The Keeper test is inspired by Netflix. It’s one of the most popular aspects of their high-performance cultural (see references).
The idea is to focus on managers’ judgment through the “keeper test” for each of their people: If one of the members of the team was thinking of leaving for another firm, would the manager try hard to keep them from leaving?
Those who do not pass the keeper test (i.e. their manager would not fight to keep them) are promptly and respectfully let go so they can find someone for that position that makes them an even better team.
Getting cut from our team is very disappointing, but there is no shame. A job at Dgraph is not meant to be a stable, retirement job.
This is a rocket ship, where every member of the crew brings something special to the team. It is full of risk, adventure and learning. We want to create a culture where every team member is a star performer – a team of humble, talented, high performing equals.
This test can lead to a strong performance based culture quickly. Anyone who is not an A player is (respectfully) let go. Those decisions are made quickly, so a stagnating employee does not hold up the team and the company back.
Having vacated that seat, we can now bring in a star, who can be an A player and be a contributing member to a high-performing team.
I don’t believe in 10x employee. The star players can achieve things which are not achievable by others, period. They’re not 10 times better, they are infinitely better.
10 average painters can’t become Pablo Picasso, Van Gogh, or Leonardo Da Vinci. They would continue to paint average paintings. If you want a masterpiece, you have to hire a master.
Moreover, the star players already know their worth. And they expect the company to continue to add only other star players. Otherwise, they would realize sooner or later that high performance is not a priority for the company, only a nice-to-have. And low performers can build a good career in the company by engaging in politics. Once star players realize this, they would move on, leaving only the low performers behind.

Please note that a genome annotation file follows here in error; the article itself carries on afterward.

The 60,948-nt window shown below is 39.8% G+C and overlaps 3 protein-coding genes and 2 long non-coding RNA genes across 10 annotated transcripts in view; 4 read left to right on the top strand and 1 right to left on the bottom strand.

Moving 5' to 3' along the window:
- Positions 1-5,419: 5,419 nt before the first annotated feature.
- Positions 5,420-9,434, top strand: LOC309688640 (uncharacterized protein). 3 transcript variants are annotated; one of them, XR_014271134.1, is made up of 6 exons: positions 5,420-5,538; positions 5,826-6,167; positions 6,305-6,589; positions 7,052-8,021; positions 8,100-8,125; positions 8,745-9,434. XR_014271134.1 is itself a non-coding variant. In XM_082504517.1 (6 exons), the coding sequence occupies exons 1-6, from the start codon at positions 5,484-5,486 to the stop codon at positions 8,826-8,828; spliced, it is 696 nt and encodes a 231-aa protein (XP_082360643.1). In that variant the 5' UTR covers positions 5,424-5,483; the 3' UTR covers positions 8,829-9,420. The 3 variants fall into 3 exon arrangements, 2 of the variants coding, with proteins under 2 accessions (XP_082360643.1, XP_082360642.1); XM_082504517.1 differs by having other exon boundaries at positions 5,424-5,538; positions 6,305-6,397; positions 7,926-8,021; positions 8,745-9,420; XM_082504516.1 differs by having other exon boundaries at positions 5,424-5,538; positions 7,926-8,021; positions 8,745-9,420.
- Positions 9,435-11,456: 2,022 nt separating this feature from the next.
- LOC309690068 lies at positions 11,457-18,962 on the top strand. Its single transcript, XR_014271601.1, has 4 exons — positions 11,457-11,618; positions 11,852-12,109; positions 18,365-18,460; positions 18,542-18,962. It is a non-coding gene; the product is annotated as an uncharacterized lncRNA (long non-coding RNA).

The obvious downsides seem like this would generate a culture of fear. But, having talked to folks at Netflix, it does not do that. When Keeper test is used to let someone go, that generally does not come as a surprise. The open dialogue between the employee and manager allows for issues to be flushed out in advance.
What about under performers who are loyal to the company?
Loyalty is good as a stabilizer. People who have been stars and hit a bad patch, get a near term pass because we think they will likely become stars again.
Similarly, if the company hits a temporary bad patch, we want people to stick with us. But, unlimited loyalty to a shrinking firm, or to an ineffective employee, is not what we are about.
What about under performers who are hard working?
Sustained B-level performance, despite “A for effort”, generates a severance package, with respect.
Sustained A-level performance, despite minimal effort, is rewarded with more responsibility and great pay.
How can the downsides be tamed?
I think this system works when you truly value the people on the team. Their salaries should reflect their worth. And we should ensure that the ones who we fight to keep, are happy at Dgraph, and feeling valued.
The Keeper’s test should only be applied during the perf cycle. It should be done by having a written answer from the manager, which is visible to the employee. So, they know exactly where they stand in every perf cycle.
Also, regular 1:1 is a good way to ensure that the there’s continuous feedback flowing between the employees and managers.
What is the effect of letting someone go?
There is a definitely impact on other team members when someone is let go. But, people leaving or being let go in a startup is unavoidable. As a startup, we have a limited runway and we have a certain goal to achieve.
An employee who is let go can still find a good job in the market. And our severence package should allow that job hunt to be convenient.
However, as a company it would be hard to recover from the ill-effects of an under performer. We would have burnt money in keeping that employee, while sliding on our goals and targets. And the thing is, more often than not, these people know they are not performing well and would ultimately leave anyway, leading us to search for a replacement later down the lane.